Sleep disorders could be directly linked to the likelihood of an adolescent going on to develop depression.
This is the according to the findings of a five-year study completed by UT Southwestern Medical Center researcher and professor of psychiatry Dr Uma Rao.
Experiencing rapid-eye-movement (REM) sleep earlier is one of the characteristics of depression and adolescents with a family history of the illness but without being diagnosed with depression themselves were found to also reach REM sleep quickly.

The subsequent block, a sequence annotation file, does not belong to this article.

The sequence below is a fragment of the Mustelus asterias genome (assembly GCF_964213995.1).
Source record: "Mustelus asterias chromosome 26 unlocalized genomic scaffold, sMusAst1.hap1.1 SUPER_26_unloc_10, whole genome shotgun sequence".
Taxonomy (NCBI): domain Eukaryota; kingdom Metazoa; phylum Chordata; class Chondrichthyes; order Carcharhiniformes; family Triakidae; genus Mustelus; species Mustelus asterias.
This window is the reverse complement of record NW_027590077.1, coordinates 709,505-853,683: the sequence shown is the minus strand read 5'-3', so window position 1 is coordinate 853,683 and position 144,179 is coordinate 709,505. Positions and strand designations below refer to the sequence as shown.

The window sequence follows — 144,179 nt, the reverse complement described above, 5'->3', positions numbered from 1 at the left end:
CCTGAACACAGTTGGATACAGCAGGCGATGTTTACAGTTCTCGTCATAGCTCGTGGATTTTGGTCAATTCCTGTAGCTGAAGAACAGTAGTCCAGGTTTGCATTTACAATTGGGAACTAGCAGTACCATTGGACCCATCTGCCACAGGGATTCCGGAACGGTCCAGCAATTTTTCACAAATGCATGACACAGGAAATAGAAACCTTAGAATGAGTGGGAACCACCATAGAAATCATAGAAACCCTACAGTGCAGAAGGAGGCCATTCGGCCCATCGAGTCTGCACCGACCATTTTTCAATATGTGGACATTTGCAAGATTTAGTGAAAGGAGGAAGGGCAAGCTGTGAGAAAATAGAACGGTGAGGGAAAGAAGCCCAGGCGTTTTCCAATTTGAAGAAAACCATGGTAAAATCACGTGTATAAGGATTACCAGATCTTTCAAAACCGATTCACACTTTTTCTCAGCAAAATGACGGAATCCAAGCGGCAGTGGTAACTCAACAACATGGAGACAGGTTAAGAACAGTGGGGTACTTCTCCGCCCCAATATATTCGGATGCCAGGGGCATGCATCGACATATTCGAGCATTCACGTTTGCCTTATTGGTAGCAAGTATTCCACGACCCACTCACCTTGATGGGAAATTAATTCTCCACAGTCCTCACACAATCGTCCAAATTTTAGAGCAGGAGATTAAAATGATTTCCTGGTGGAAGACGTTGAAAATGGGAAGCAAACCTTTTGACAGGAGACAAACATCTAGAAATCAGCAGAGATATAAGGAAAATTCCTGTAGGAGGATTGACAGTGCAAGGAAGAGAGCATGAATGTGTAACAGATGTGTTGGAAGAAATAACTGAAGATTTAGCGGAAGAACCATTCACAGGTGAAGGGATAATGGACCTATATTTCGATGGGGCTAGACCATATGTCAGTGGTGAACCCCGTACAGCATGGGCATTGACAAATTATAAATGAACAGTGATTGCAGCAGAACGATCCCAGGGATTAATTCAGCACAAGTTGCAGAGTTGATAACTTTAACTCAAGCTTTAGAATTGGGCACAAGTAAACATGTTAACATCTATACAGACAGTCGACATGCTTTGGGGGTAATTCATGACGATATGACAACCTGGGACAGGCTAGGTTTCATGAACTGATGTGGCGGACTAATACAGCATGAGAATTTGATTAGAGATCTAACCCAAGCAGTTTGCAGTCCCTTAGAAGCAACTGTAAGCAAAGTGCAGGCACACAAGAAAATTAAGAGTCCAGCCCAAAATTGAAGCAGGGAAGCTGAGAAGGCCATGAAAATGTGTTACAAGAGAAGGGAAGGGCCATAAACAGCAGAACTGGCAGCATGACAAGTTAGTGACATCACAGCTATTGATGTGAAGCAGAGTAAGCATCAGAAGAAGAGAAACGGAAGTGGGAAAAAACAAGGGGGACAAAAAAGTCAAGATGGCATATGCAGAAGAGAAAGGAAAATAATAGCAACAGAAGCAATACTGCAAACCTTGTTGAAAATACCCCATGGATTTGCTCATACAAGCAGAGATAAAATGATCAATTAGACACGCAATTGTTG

Dr Rao explained: "Sleep is probably more helpful in determining who is at risk for developing depression than in being a diagnostic marker for depression since REM latency of those adolescents was shorter before they even developed the illness."
In other news, a team of scientists have discovered a genetic mutation which they believe causes some people to need more sleep than others.
DEC2 has been linked to the amount of sleep required by individuals and provides an insight into the regulatory mechanism of sleep.